At the end of May, Diageo announced plans to trial paper-based bottles for its iconic Baileys’ liqueur, which have been designed to be recycled in standard paper streams. In this interview with spokespeople from PA Consulting and Diageo, we learn more about the project, and discuss the controversy that often surrounds paper-based bottles – as well as what a commercial launch might actually look like.


Could you start by giving us a general overview of this latest piece of news?

Diageo, the global leader in premium drinks, has partnered with PA Consulting (PA), the global innovation consultancy, and PulPac, the Swedish packaging solutions company, to trial paper-based Dry Molded Fiber packaging for Baileys, the Original Irish Cream Liqueur.

The bottles were released in a market trial at the Time Out Festival in Barcelona from 25-26 May 2024. This marks Diageo’s first consumer-facing trial with paper-based bottles, and a world-first for placing this ground-breaking packaging in the hands of consumers.

The Baileys bottles were produced at PA’s Global Innovation and Technology Centre in Cambridge using PulPac’s Dry Molded Fiber technology: an affordable and scalable alternative single-use plastics, aluminium, and other materials. The packaging is made from plant-based fibers, and uses minimal water in the production process, making it both cost and energy-efficient, as well as recyclable.

The news is a success story of PA and PulPac’s Bottle and Blister Pack Collectives, which bring together world-leading food, drink, pharma, consumer health, and packaging businesses, including Diageo, Sanofi, Haleon, Bayer, and Logoplaste. By pooling efforts and resources, we are collectively accelerating progress and working to reduce single-use plastic bottles and blister packs on a global scale.

Why is Diageo experimenting with this format – how does it fit into the company’s wider sustainability strategy?

When it comes to our packaging, we’re taking an approach of progress over perfection, knowing our packaging will need to evolve along with consumer needs and technological advancements. The consumer is becoming more sustainability savvy and we believe we can meet that need using our design and innovation to bring premium products and more sustainable solutions together. We’re looking for more opportunities to reduce our carbon footprint whilst offering more sustainable and luxury packaging opportunities to our consumers.

Could you let us know about the construction of the bottle? What specific materials are the different layers made from, and how is it recycled?

The bottles are made from 90% fluff pulp, which is made from plant-based fibers and acts as the ‘paper’ bottle structure. Within that, a thin PET liner forms approximately 9% of the bottles. This does the job of the product barrier and prevents the liquid from interacting with the external layers. There is also a +-1% foil seal, and other little decorative elements on the bottles.

The bottle is designed for recycling in standard paper streams and does not require the consumer to separate the plastic liner from the paper bottle when disposing.

Whenever we share news regarding paper bottles like this, some of our readers characterise these solutions as plastic bottles with paper sleeves. How would you respond to this?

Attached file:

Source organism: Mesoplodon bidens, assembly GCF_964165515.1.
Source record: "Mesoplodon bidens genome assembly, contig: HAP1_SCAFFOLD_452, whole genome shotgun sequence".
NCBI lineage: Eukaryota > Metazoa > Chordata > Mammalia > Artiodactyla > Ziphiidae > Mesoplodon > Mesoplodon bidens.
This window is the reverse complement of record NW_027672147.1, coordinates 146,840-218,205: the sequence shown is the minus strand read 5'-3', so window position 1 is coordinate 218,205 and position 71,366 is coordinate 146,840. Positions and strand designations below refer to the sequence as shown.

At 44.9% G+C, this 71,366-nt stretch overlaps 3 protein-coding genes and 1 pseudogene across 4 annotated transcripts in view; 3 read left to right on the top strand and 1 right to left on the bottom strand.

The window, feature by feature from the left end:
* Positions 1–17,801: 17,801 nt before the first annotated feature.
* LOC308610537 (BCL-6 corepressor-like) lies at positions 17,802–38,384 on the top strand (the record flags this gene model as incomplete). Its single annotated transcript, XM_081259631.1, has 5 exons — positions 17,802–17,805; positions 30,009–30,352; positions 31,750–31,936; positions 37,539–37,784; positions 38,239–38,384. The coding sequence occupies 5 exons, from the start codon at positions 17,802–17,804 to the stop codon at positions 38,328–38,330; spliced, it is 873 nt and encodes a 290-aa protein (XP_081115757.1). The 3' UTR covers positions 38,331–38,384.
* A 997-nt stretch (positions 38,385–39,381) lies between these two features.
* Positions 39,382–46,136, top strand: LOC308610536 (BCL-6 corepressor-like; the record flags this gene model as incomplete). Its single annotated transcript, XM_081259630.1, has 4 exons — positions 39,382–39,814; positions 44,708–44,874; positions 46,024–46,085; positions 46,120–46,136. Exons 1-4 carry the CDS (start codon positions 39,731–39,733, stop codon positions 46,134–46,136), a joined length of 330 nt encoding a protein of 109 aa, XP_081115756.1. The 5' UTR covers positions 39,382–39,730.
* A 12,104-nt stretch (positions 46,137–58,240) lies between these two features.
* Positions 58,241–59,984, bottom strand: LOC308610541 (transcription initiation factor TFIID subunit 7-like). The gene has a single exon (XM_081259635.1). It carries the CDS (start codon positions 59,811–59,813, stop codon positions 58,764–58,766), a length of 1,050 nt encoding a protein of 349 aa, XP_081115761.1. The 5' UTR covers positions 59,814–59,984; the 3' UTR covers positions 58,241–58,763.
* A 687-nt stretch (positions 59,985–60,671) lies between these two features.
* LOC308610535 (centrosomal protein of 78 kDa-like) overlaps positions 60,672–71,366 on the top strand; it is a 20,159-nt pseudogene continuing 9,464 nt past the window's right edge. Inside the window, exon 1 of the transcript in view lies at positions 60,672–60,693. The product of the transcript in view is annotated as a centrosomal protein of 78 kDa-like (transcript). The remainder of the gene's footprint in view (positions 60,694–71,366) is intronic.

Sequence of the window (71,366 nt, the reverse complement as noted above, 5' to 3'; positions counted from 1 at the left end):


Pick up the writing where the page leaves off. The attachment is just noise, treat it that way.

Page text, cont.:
What is unique about these bottles is that they are made from Dry Molded Fiber technology. If you were to open these bottles and take out the plastic liner, you would see that it is so thin that it doesn’t actually hold its own structure and would be unable to stand on a shelf.

The liner only acts as a very thin barrier, and is more akin to a fine bag blown into the paper bottle, which can still be disposed of in normal paper recycling streams. The outer Dry Molded Fiber packaging is what gives the bottles a structure, decoration and branding, and has huge potential as an energy-efficient, recyclable, scalable alternative to many single-use materials.

What is the carbon footprint of this solution, how was this determined, and how does it compare to the carbon footprint of conventional solutions like glass and PET bottles?

Initial external Life cycle assessments (LCAs) show that the overall carbon footprint of this packaging is lower than that of PET and rPET. These LCA’s showed that the total CO2 equivalent emissions from one of these packs are 50% lower than those of virgin PET and more than 25% lower than recycled PET (rPET) of equivalent pack sizes. We will conduct further external LCAs following this test to confirm the savings, prior to any scaled versions.

What does the future hold for this specific project? We see plenty of paper bottle trials, but not so many commercial launches – what will it take for this trial to get a commercial launch? What does success look like here?

The purpose of the Baileys market trial was to collect consumer feedback and to test how the bottle travels. This was the first time we had real consumers experience our packs in the market, and those learnings will be invaluable.

Over the course of 2024 and into 2025, other tests will occur with PA’s brand members who are part of the Bottle and Blister Pack Collectives. While those tests happen, the PA team are busy working on the next scale-up machine with a view to holding the first commercial market launches as early as late 2025 or early 2026.

Our technology is built to be more sustainable, scalable and cost-effective compared to the commodity materials it is looking to replace, and we have high hopes for its future commercial rollout. Through our Bottle and Blister Pack Collectives, there are also opportunities for other brands to join us in developing exclusive sustainable packaging lines.

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